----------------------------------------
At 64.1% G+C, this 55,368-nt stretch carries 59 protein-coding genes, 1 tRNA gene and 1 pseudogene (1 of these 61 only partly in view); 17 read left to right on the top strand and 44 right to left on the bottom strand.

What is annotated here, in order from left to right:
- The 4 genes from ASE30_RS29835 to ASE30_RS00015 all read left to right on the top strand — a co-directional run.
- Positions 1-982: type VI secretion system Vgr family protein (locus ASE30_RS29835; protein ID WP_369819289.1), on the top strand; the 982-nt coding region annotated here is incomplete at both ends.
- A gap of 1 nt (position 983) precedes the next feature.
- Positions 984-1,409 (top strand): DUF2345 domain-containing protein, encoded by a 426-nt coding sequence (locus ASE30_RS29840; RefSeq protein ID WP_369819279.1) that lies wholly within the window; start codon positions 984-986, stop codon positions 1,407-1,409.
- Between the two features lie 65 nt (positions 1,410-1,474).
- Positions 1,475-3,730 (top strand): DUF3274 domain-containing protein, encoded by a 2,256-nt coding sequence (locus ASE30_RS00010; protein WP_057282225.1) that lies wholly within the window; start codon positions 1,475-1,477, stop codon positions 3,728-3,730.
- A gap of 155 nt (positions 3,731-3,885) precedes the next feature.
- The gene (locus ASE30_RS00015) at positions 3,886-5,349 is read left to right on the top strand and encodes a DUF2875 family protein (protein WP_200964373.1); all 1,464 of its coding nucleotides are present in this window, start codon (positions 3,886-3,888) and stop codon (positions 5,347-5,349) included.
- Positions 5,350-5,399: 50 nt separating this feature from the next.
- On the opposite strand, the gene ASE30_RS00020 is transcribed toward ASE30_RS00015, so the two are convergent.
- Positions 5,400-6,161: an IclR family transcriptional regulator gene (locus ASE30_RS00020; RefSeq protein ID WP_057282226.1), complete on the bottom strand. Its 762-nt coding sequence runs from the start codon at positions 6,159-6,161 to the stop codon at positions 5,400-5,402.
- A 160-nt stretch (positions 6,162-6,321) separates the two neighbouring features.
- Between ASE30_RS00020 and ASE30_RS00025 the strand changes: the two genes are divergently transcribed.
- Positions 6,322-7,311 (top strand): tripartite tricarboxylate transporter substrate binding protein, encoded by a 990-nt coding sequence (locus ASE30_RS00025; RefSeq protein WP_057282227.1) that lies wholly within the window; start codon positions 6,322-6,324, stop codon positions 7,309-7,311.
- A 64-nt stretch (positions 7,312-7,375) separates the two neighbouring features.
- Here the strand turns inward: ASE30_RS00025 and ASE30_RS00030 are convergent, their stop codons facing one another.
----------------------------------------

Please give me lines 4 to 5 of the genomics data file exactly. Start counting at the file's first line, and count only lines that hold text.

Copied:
- Positions 1-982: type VI secretion system Vgr family protein (locus ASE30_RS29835; protein ID WP_369819289.1), on the top strand; the 982-nt coding region annotated here is incomplete at both ends.
- A gap of 1 nt (position 983) precedes the next feature.